Developed On Hackaday: The Top PCB Dilemna

OLED display, blue LED and Smartcard

The Hackaday community offline password keeper is slowly coming together. A few days ago we received the top PCB for Olivier’s design (shown above). If you look at the picture below, you may see the problem we discovered when opening our package: the soldermask was the wrong color! Given the board is meant to be placed behind a tinted acrylic panel, this was quite a problem…

After using some spray paint, we managed to get to the point shown in the bottom left of the picture. The next task was to find the best way to illuminate the input interface with reverse mount LEDs. Using a CNC mill we machined openings (top right PCB) but also removed some epoxy on both PCB’s sides, thinking it would provide a better light diffusion. We then wrote part of the Mooltipass PWM code and took these pictures:

Using the FR4 to diffuse the light

Cut through openings

We hope you agree that the ‘FR4 version’ looks better. The other version, which has the cut openings, illuminates unevenly because the smartcard isn’t under all of the LEDs. This raises several questions that we hope our dear Hackaday readers can answer:

  1. Can this kind of machining be done in standard PCB fabs?
  2. Instead of leaving the bare FR4 on top, should we cover it with white soldermask?
  3. Instead of leaving the bare FR4 on top, should we cover it with white silkscreen?

Keep in mind that we would only need to machine one PCB’s side.

Another concern is the top panel. As previously mentioned we’re currently using a tinted acrylic panel, which may not be the best solution to prevent scratches. We’re thinking to use glass in the future (corning gorilla glass?) so we may also hide everything around the display’s active area. Do you guys have any experience with this? Would it be expensive in relatively small quantities?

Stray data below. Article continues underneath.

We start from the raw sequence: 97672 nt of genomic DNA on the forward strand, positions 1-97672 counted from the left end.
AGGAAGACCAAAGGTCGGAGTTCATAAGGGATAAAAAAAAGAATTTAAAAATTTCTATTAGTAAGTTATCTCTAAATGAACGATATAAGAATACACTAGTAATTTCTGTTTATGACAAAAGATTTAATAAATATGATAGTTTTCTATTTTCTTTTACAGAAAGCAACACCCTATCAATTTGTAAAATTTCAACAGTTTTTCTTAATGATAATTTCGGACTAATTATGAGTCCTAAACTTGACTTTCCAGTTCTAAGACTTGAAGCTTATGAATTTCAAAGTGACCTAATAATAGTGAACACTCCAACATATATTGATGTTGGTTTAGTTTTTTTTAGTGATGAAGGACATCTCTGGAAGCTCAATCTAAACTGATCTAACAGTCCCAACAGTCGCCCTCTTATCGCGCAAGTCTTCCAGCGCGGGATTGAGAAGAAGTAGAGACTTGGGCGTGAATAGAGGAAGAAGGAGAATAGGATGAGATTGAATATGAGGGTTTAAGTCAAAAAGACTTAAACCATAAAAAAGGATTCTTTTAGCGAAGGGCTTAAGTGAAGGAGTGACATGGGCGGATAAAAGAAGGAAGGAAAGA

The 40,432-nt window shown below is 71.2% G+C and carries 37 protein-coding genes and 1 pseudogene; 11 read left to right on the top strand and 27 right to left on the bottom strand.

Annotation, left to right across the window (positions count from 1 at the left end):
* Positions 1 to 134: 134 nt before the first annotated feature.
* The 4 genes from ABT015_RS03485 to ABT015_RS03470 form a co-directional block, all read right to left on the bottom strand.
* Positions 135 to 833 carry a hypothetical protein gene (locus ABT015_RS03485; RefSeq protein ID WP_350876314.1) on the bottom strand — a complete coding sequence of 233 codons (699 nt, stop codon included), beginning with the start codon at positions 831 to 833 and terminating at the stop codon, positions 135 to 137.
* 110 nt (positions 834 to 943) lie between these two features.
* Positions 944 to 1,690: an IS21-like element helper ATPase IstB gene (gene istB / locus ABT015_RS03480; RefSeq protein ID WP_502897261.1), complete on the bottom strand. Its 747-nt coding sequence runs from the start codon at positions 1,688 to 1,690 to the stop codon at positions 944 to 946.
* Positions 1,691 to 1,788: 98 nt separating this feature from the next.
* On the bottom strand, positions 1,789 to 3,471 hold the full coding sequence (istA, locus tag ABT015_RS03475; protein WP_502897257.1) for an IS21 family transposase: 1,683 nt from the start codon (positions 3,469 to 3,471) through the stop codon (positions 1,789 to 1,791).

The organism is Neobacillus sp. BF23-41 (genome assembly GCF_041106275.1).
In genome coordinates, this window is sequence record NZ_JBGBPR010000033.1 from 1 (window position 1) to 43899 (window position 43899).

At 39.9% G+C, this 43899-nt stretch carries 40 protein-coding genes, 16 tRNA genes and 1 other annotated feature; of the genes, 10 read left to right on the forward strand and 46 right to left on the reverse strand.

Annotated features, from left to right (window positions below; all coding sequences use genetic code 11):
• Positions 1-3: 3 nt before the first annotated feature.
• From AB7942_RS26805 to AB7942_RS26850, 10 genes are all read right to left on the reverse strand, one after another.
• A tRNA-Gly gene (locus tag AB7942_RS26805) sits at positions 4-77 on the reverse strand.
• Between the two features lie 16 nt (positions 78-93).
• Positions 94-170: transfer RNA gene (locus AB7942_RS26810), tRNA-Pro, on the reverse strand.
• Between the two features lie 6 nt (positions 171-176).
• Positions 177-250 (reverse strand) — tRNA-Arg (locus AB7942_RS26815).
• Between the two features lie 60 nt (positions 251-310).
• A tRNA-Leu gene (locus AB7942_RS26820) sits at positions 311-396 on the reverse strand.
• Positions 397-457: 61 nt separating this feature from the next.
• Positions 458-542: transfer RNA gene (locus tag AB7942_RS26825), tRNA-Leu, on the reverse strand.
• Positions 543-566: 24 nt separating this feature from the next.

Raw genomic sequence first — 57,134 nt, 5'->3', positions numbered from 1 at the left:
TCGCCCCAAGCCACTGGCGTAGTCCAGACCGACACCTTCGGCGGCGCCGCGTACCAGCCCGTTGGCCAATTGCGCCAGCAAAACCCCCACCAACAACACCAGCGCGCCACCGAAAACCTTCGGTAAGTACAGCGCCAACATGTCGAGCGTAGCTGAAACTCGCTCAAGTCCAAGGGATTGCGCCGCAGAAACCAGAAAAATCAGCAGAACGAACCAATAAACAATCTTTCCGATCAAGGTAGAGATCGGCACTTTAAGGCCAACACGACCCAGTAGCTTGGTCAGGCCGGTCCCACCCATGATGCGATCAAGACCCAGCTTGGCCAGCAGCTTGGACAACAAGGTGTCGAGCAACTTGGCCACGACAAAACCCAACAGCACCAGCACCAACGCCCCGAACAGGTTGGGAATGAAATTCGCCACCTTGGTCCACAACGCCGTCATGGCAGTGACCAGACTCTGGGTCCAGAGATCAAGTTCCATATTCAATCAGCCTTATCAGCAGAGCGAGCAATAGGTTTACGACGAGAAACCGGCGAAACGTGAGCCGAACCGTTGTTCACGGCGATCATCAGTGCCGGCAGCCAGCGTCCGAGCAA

As you can see, we still need to find the best compromises and we hope you can help us. Please post a quick message in the comment section below or contact the team in the official Mooltipass Google Group.


15 thoughts on “Developed On Hackaday: The Top PCB Dilemna

  1. If the slots you need are not plated, almost all PCB vendors can make them at little or no cost, as it is just a slightly more complex program for routing the PCB from the panel.

    White soldermask or silkscreen is fine. In general, silkscreen is already white, so you won’t have to pay a surcharge which is likely if you want white soldermask. The drawback is that silkscreen is typically still *actually* silk-screened in many shops, meaning it has lower resolution than the soldermask which these days is almost universally photo-imaged (either dry film or LPI/Liquid Photo-Imageable). For your application, it doesn’t seem like the resolution would matter much one way or another, and white silkscreen would be cheaper.

  2. You mentioned being concerned about scratches. What about including a number of precut, clear plastic aggressive guards like some people put on their cell phones? A few bits of protective plastic has to be less expensive than Gorilla Glass tm.

  3. Simply make the PCB without solder mask on the backside where the illumination should show through, then mount the leds behind there. You still have a lot of point illumination in the sample, more FR4 between the LED and face should diffuse better. The other option to illumination is to edge light some acrylic pieces that fit into milled out slots. Take the milled design, then put leds around the edge of the slot, not visible through the slot, and use acrylic as a light guide. If you sand or blast the exposed acrylic in the slots, it will give a diffuse frosted illumination.

  4. Can anyone tell me what i would use for a google string to learn more about the 3 interleaved sawtooth sections that im assuming make for a sort of touch sensitive knob?

Leave a Reply

Please be kind and respectful to help make the comments section excellent. (Comment Policy)

This site uses Akismet to reduce spam. Learn how your comment data is processed.